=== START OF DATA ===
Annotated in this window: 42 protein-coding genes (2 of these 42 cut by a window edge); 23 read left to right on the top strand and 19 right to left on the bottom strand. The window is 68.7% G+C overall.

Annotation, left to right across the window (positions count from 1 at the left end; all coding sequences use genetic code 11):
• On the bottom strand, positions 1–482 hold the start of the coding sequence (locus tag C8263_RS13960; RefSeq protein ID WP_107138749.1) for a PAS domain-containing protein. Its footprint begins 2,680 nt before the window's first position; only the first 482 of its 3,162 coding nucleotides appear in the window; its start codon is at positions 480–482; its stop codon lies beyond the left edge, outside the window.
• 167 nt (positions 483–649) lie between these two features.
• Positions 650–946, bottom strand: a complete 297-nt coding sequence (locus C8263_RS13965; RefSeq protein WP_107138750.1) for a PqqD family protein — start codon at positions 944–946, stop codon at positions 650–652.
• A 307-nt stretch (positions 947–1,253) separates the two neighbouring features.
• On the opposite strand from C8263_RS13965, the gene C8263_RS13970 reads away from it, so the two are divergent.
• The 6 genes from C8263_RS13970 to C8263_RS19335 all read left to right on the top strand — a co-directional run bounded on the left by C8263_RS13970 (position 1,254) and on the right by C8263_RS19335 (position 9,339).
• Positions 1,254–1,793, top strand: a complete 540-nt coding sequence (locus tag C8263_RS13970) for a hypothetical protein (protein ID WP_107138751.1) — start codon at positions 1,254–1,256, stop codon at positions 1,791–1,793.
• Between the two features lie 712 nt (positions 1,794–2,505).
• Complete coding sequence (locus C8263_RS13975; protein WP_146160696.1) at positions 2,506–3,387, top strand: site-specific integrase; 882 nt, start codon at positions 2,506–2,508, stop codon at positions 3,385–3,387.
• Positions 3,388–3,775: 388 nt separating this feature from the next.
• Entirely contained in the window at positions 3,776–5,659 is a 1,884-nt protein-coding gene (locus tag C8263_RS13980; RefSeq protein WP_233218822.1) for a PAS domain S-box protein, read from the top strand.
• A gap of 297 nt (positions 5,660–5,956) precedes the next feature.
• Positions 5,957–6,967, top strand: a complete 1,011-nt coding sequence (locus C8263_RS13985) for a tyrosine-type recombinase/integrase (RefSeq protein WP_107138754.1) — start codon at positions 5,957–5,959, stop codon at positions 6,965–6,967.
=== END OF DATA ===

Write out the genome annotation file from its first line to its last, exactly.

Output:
Annotated in this window: 42 protein-coding genes (2 of these 42 cut by a window edge); 23 read left to right on the top strand and 19 right to left on the bottom strand. The window is 68.7% G+C overall.

Annotation, left to right across the window (positions count from 1 at the left end; all coding sequences use genetic code 11):
• On the bottom strand, positions 1–482 hold the start of the coding sequence (locus tag C8263_RS13960; RefSeq protein ID WP_107138749.1) for a PAS domain-containing protein. Its footprint begins 2,680 nt before the window's first position; only the first 482 of its 3,162 coding nucleotides appear in the window; its start codon is at positions 480–482; its stop codon lies beyond the left edge, outside the window.
• 167 nt (positions 483–649) lie between these two features.
• Positions 650–946, bottom strand: a complete 297-nt coding sequence (locus C8263_RS13965; RefSeq protein WP_107138750.1) for a PqqD family protein — start codon at positions 944–946, stop codon at positions 650–652.
• A 307-nt stretch (positions 947–1,253) separates the two neighbouring features.
• On the opposite strand from C8263_RS13965, the gene C8263_RS13970 reads away from it, so the two are divergent.
• The 6 genes from C8263_RS13970 to C8263_RS19335 all read left to right on the top strand — a co-directional run bounded on the left by C8263_RS13970 (position 1,254) and on the right by C8263_RS19335 (position 9,339).
• Positions 1,254–1,793, top strand: a complete 540-nt coding sequence (locus tag C8263_RS13970) for a hypothetical protein (protein ID WP_107138751.1) — start codon at positions 1,254–1,256, stop codon at positions 1,791–1,793.
• Between the two features lie 712 nt (positions 1,794–2,505).
• Complete coding sequence (locus C8263_RS13975; protein WP_146160696.1) at positions 2,506–3,387, top strand: site-specific integrase; 882 nt, start codon at positions 2,506–2,508, stop codon at positions 3,385–3,387.
• Positions 3,388–3,775: 388 nt separating this feature from the next.
• Entirely contained in the window at positions 3,776–5,659 is a 1,884-nt protein-coding gene (locus tag C8263_RS13980; RefSeq protein WP_233218822.1) for a PAS domain S-box protein, read from the top strand.
• A gap of 297 nt (positions 5,660–5,956) precedes the next feature.
• Positions 5,957–6,967, top strand: a complete 1,011-nt coding sequence (locus C8263_RS13985) for a tyrosine-type recombinase/integrase (RefSeq protein WP_107138754.1) — start codon at positions 5,957–5,959, stop codon at positions 6,965–6,967.